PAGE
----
Many of my behavior sessions have turned into crisis interventions with the parents because of the issues outside of the behaviors of their child. Regardless of whether, as a behavior analyst, my scope is not to engage in mental health services, it is nearly impossible to ignore the immediate needs of a family when they are directly impacting my client, the child.
Case Management and Behavior Analyses Case management is a form of service that involves assessing client needs and referring to the appropriate resources. It encompasses education, evaluation, coordination, and follow-up. Case management is a “professional and collaborative process that assesses, plans, implements, coordinates, monitors, and evaluates the options and services required to meet an individual’s health needs” (Commission for Case Manager Certification, 2015).
Behavior services face challenges in conducting sessions in school settings where many children engage in maladaptive behaviors. While schools allow the lead analyst to meet with the child, many schools deny access to the registered behavior technician (RBT) who implements the behavior plan with the child daily. This causes a significant barrier in providing effective and efficient behavior services, especially when the maladaptive behaviors occur in the school setting.
With such challenges with the school settings, it requires the entire behavior team to advocate for their client. This entails screening, assessing, stratifying risk, planning, implementation/care coordination, following up, transitional care, communicating post transition, and evaluating (Harkey, 2017). In addition, parents request analysts and/or RBTs to support them going to doctor’s appointments, individualized education program meetings, parent-teacher meetings, and other therapies. It’s important to note that these types of services are not billable as they are considered indirect service (Sacipa, 2013).
Implications for Practice The need for behavioral services continues to rise. It is important to help families with children with behavioral challenges using a holistic perspective. Agencies that focus on providing behavioral services have a department that focuses on the case management needs of a family and the child. It is next to impossible to work effectively with such children when the needs of the entire family are ignored because it is not behavioral in nature. If we cannot add or change the structure of such agencies, we must provide support to the analysts and RBTs who are conducting case management services within behavioral-focused services: Provide in-house trainings on how to assess family needs and coordinate necessary services to enhance the behavioral program.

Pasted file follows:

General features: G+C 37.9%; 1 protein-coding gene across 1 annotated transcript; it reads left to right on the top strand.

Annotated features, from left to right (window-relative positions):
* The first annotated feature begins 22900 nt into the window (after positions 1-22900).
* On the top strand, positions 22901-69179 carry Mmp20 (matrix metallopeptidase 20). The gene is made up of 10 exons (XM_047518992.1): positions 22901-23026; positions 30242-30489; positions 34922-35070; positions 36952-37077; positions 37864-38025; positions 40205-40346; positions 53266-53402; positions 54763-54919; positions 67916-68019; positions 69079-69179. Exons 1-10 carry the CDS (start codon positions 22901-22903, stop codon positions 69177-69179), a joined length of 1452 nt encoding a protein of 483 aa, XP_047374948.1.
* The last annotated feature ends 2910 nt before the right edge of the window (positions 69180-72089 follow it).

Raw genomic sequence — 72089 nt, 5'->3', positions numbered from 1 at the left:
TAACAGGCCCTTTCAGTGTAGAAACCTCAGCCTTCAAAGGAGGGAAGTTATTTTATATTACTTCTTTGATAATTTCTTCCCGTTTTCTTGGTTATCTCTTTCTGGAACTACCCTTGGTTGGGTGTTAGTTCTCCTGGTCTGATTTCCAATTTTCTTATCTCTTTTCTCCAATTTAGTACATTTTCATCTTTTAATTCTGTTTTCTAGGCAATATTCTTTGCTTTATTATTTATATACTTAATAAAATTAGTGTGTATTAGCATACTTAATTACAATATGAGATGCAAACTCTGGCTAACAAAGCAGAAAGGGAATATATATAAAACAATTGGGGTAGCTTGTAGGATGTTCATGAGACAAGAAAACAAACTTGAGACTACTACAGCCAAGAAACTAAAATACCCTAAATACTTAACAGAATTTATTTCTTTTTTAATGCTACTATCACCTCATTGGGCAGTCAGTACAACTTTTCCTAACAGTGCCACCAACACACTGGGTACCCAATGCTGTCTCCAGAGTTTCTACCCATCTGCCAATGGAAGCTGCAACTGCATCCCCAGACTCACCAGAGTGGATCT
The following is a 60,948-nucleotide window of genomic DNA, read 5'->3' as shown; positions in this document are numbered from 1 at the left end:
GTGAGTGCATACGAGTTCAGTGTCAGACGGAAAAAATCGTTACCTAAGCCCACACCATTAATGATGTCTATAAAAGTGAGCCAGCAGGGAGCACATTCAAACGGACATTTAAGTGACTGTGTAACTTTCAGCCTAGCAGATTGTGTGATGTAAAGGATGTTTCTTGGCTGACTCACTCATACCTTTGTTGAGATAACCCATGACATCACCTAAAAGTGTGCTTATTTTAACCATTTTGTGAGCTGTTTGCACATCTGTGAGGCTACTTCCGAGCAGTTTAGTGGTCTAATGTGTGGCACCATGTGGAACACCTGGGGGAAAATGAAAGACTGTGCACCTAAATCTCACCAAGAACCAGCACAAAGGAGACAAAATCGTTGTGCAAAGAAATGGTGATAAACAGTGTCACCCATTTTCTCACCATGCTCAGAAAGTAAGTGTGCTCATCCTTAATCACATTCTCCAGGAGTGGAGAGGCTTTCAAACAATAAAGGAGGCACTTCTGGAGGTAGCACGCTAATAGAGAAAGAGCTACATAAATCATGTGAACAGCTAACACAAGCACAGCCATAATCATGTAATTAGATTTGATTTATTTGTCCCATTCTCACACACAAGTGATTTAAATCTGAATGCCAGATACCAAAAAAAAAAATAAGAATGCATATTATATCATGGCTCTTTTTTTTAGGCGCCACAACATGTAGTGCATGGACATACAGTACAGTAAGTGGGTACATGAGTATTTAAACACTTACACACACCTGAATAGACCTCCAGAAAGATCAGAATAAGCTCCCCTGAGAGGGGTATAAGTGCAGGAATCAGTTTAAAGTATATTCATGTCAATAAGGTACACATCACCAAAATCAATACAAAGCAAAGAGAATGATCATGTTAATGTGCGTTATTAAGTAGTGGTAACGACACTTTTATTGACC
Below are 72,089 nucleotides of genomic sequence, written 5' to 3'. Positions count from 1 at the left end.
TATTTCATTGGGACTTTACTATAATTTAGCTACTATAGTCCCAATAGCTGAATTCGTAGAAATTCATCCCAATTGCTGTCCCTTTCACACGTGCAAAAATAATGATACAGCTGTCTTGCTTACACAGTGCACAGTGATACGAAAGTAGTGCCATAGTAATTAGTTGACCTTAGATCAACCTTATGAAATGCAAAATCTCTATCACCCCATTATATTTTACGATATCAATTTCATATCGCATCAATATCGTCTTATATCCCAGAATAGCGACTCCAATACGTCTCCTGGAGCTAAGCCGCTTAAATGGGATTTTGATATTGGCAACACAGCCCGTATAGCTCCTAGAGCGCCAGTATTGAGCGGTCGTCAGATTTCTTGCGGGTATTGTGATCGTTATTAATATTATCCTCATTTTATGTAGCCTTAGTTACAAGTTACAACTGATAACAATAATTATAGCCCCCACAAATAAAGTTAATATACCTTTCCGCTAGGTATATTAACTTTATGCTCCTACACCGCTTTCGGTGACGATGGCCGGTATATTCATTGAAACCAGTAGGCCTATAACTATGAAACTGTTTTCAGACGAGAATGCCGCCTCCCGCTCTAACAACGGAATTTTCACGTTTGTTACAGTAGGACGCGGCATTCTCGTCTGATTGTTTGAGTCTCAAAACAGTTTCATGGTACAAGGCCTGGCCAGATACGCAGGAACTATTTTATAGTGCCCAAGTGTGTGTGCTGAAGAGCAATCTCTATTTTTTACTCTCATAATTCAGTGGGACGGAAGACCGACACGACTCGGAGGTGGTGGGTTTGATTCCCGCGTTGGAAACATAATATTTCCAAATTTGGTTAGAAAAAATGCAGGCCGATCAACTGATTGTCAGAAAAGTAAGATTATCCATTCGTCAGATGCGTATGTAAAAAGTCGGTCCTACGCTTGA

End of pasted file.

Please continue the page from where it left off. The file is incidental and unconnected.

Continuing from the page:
— Liliana Uribe, DSW, LCSW, works as a lead analyst for children with behavioral challenges. She currently teaches for the Simmons University MSW program and Southern New Hampshire University undergraduate, and has extensive experience in several fields, including medical, academia, behavioral, and clinical with adults, older adults, and children. She has recently opened a private practice where she focuses on women’s health challenges.
References Behavior Analyst Certification Board. (n.d.). About behavior analysis. Retrieved from https://www.bacb.com/about-behavior-analysis/.
CareersInPsychology.org. (n.d.). Holistic counseling on the rise. Retrieved from https://careersinpsychology.org/holistic-counseling/.
Commission for Case Manager Certification. (2015). Code of professional conduct for case managers — with standards, rules, procedures, and penalties. Retrieved from https://ccmcertification.org/sites/default/files/docs/2018/ccmc-18-code-of-conduct_1.pdf.
Harkey, J. (2017). Case management at the intersection of social work and health care. Social Work Today, 17(1), 20-23.
NASW. (n.d.). Social work history. Retrieved from https://www.socialworkers.org/News/Facts/Social-Work-History
Sacipa, Y. (2013). Medicaid coverage and prior authorization for applied behavior analysis services. Retrieved June 4, 2019, from http://ectacenter.org/~pdfs/listserv_compilations/ABA_Presentation_May_2013.pdf.